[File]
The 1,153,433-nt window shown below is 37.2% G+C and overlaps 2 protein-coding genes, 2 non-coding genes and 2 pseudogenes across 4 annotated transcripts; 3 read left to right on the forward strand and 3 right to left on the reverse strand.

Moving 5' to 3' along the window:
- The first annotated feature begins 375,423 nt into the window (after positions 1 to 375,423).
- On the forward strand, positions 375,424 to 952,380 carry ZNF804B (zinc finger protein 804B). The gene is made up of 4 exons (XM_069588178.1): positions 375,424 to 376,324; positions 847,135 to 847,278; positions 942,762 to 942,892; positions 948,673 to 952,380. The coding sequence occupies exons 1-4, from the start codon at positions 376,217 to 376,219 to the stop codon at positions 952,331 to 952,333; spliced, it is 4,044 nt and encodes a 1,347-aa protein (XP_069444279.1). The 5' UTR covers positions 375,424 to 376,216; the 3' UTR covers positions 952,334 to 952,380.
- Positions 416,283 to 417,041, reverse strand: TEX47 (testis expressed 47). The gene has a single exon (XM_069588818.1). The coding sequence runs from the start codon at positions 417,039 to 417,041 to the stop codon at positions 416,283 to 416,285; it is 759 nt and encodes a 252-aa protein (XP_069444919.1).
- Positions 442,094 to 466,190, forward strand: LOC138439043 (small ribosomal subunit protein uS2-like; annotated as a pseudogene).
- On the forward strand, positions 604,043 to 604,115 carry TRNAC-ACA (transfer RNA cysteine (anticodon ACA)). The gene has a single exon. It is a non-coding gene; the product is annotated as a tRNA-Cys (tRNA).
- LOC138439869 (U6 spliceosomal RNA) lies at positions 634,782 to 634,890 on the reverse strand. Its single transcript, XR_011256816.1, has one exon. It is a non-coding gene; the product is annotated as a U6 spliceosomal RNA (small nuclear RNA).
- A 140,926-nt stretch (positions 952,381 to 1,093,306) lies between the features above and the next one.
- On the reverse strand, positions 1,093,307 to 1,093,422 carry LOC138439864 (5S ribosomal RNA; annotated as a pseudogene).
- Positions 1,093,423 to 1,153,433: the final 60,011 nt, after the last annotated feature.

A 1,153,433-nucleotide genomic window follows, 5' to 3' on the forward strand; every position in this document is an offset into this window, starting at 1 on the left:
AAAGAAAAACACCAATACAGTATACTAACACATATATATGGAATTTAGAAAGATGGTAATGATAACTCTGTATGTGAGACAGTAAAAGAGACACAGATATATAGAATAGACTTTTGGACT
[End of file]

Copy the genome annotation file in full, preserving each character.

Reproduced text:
The 1,153,433-nt window shown below is 37.2% G+C and overlaps 2 protein-coding genes, 2 non-coding genes and 2 pseudogenes across 4 annotated transcripts; 3 read left to right on the forward strand and 3 right to left on the reverse strand.

Moving 5' to 3' along the window:
- The first annotated feature begins 375,423 nt into the window (after positions 1 to 375,423).
- On the forward strand, positions 375,424 to 952,380 carry ZNF804B (zinc finger protein 804B). The gene is made up of 4 exons (XM_069588178.1): positions 375,424 to 376,324; positions 847,135 to 847,278; positions 942,762 to 942,892; positions 948,673 to 952,380. The coding sequence occupies exons 1-4, from the start codon at positions 376,217 to 376,219 to the stop codon at positions 952,331 to 952,333; spliced, it is 4,044 nt and encodes a 1,347-aa protein (XP_069444279.1). The 5' UTR covers positions 375,424 to 376,216; the 3' UTR covers positions 952,334 to 952,380.
- Positions 416,283 to 417,041, reverse strand: TEX47 (testis expressed 47). The gene has a single exon (XM_069588818.1). The coding sequence runs from the start codon at positions 417,039 to 417,041 to the stop codon at positions 416,283 to 416,285; it is 759 nt and encodes a 252-aa protein (XP_069444919.1).
- Positions 442,094 to 466,190, forward strand: LOC138439043 (small ribosomal subunit protein uS2-like; annotated as a pseudogene).
- On the forward strand, positions 604,043 to 604,115 carry TRNAC-ACA (transfer RNA cysteine (anticodon ACA)). The gene has a single exon. It is a non-coding gene; the product is annotated as a tRNA-Cys (tRNA).
- LOC138439869 (U6 spliceosomal RNA) lies at positions 634,782 to 634,890 on the reverse strand. Its single transcript, XR_011256816.1, has one exon. It is a non-coding gene; the product is annotated as a U6 spliceosomal RNA (small nuclear RNA).
- A 140,926-nt stretch (positions 952,381 to 1,093,306) lies between the features above and the next one.
- On the reverse strand, positions 1,093,307 to 1,093,422 carry LOC138439864 (5S ribosomal RNA; annotated as a pseudogene).
- Positions 1,093,423 to 1,153,433: the final 60,011 nt, after the last annotated feature.

A 1,153,433-nucleotide genomic window follows, 5' to 3' on the forward strand; every position in this document is an offset into this window, starting at 1 on the left:
AAAGAAAAACACCAATACAGTATACTAACACATATATATGGAATTTAGAAAGATGGTAATGATAACTCTGTATGTGAGACAGTAAAAGAGACACAGATATATAGAATAGACTTTTGGACT